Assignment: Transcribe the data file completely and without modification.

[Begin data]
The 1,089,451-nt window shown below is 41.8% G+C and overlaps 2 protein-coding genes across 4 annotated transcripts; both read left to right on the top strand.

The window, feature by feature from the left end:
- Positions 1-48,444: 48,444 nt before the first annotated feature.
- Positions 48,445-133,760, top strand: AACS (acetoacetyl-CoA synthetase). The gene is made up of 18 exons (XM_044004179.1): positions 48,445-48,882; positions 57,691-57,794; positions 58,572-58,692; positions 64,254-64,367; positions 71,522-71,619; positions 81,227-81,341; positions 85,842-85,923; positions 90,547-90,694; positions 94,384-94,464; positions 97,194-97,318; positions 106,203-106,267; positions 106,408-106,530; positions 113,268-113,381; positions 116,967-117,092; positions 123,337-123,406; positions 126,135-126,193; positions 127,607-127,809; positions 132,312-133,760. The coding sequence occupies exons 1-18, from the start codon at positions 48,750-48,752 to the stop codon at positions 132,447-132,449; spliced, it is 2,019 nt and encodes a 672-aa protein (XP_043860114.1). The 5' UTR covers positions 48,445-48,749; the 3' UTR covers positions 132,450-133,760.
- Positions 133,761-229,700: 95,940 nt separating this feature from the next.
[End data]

The 1,089,451-nt window shown below is 41.8% G+C and overlaps 2 protein-coding genes across 4 annotated transcripts; both read left to right on the top strand.

The window, feature by feature from the left end:
- Positions 1-48,444: 48,444 nt before the first annotated feature.
- Positions 48,445-133,760, top strand: AACS (acetoacetyl-CoA synthetase). The gene is made up of 18 exons (XM_044004179.1): positions 48,445-48,882; positions 57,691-57,794; positions 58,572-58,692; positions 64,254-64,367; positions 71,522-71,619; positions 81,227-81,341; positions 85,842-85,923; positions 90,547-90,694; positions 94,384-94,464; positions 97,194-97,318; positions 106,203-106,267; positions 106,408-106,530; positions 113,268-113,381; positions 116,967-117,092; positions 123,337-123,406; positions 126,135-126,193; positions 127,607-127,809; positions 132,312-133,760. The coding sequence occupies exons 1-18, from the start codon at positions 48,750-48,752 to the stop codon at positions 132,447-132,449; spliced, it is 2,019 nt and encodes a 672-aa protein (XP_043860114.1). The 5' UTR covers positions 48,445-48,749; the 3' UTR covers positions 132,450-133,760.
- Positions 133,761-229,700: 95,940 nt separating this feature from the next.